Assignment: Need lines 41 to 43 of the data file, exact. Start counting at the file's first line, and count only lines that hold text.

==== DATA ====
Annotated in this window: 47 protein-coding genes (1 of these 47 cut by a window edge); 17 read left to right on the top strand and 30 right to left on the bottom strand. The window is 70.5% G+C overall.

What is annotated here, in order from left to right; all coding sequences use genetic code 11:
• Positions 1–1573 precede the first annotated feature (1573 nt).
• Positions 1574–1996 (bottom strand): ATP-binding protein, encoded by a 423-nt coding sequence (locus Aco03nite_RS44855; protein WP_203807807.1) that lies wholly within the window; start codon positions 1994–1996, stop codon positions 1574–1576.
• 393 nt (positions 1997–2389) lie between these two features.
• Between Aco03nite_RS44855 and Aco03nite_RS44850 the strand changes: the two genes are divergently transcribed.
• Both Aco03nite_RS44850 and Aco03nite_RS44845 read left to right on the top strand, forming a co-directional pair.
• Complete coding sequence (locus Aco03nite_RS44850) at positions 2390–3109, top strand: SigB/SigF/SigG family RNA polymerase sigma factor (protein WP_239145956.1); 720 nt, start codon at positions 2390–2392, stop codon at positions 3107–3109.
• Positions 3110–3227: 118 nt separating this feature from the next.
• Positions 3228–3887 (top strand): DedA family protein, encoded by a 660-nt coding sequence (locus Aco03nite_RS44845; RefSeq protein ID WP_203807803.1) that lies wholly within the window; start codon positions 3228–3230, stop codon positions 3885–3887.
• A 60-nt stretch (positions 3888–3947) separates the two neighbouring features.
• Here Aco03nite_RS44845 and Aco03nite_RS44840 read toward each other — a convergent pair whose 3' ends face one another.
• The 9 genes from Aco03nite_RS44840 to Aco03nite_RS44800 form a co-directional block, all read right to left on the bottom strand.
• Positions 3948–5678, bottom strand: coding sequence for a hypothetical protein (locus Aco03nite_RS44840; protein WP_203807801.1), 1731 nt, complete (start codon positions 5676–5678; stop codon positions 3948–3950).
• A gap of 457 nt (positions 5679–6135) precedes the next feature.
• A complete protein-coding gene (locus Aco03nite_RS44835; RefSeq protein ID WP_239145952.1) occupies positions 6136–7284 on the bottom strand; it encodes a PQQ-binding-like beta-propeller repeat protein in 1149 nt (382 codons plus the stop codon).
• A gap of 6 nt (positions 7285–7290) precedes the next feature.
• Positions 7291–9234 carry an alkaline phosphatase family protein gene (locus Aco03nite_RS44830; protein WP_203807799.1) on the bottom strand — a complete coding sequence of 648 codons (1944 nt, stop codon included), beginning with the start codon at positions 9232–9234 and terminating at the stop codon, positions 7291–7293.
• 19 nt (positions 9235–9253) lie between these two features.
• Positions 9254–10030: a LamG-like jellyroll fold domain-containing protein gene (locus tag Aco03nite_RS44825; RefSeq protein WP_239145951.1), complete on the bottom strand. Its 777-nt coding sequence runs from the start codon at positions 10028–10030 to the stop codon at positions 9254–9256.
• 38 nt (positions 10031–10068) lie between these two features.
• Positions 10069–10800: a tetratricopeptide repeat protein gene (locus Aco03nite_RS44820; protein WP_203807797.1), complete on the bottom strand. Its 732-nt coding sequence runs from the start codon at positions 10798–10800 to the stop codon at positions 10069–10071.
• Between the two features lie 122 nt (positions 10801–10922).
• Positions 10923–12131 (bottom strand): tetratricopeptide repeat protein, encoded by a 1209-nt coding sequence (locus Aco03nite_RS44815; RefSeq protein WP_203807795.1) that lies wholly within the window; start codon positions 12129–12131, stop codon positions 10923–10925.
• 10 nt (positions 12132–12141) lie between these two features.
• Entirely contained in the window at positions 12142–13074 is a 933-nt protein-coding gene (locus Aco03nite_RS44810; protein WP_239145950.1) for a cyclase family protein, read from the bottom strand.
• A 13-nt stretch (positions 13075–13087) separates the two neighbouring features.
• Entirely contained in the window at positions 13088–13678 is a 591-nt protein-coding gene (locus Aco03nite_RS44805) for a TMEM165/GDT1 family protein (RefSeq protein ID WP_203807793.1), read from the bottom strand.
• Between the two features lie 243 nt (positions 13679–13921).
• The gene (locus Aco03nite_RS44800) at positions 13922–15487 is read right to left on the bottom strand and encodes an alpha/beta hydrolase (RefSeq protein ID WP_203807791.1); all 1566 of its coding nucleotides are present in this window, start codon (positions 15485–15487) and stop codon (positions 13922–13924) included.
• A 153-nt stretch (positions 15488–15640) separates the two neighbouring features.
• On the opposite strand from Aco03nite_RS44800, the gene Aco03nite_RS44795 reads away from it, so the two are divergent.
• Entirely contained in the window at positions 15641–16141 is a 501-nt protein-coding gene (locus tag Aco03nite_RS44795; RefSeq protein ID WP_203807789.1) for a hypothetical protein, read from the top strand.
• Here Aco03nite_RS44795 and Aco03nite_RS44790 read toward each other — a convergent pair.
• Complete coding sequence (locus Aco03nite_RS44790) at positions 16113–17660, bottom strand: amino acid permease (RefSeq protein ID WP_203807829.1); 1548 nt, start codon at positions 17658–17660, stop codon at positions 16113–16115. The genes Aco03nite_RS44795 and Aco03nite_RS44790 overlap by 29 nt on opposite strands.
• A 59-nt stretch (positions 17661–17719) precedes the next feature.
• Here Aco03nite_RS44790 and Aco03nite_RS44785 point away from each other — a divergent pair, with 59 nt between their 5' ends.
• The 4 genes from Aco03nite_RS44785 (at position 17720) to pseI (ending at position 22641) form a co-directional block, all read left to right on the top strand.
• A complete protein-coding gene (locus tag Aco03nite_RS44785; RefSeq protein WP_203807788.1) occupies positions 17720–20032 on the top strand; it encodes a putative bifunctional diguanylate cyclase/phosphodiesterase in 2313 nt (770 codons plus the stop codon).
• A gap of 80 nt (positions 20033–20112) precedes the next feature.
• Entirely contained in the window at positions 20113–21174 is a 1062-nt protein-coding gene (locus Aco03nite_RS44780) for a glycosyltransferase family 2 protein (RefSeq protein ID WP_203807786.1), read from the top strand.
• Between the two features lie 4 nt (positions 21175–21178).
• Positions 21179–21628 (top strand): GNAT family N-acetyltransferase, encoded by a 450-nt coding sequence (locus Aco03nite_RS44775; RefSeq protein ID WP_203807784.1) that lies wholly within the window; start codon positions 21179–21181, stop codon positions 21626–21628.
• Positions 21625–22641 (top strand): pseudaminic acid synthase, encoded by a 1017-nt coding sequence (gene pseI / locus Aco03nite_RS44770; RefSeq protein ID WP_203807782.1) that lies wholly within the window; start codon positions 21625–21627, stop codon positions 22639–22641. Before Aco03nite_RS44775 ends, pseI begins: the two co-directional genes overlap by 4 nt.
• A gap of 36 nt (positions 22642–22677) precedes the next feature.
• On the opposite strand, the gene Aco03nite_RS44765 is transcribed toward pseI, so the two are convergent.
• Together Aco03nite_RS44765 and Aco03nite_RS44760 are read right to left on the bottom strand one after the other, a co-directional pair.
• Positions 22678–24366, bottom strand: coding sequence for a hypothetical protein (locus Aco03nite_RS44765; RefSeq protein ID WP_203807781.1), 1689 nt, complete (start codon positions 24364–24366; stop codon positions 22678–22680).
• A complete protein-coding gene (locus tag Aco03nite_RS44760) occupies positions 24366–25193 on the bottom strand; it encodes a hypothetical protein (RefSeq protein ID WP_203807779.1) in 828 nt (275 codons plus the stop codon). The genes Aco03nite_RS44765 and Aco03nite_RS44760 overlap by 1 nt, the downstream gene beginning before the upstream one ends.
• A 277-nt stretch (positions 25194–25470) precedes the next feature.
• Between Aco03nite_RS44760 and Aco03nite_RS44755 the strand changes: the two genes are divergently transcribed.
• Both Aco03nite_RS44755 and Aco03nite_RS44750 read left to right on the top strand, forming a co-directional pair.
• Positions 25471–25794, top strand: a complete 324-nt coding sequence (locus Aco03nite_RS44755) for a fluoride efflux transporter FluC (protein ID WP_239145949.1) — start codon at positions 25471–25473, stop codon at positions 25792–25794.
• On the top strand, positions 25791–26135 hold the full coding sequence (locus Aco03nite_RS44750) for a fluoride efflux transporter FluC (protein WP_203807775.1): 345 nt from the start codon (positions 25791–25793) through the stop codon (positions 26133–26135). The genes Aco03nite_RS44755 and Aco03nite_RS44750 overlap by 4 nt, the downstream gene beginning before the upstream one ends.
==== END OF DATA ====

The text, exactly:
• Entirely contained in the window at positions 20113–21174 is a 1062-nt protein-coding gene (locus Aco03nite_RS44780) for a glycosyltransferase family 2 protein (RefSeq protein ID WP_203807786.1), read from the top strand.
• Between the two features lie 4 nt (positions 21175–21178).
• Positions 21179–21628 (top strand): GNAT family N-acetyltransferase, encoded by a 450-nt coding sequence (locus Aco03nite_RS44775; RefSeq protein ID WP_203807784.1) that lies wholly within the window; start codon positions 21179–21181, stop codon positions 21626–21628.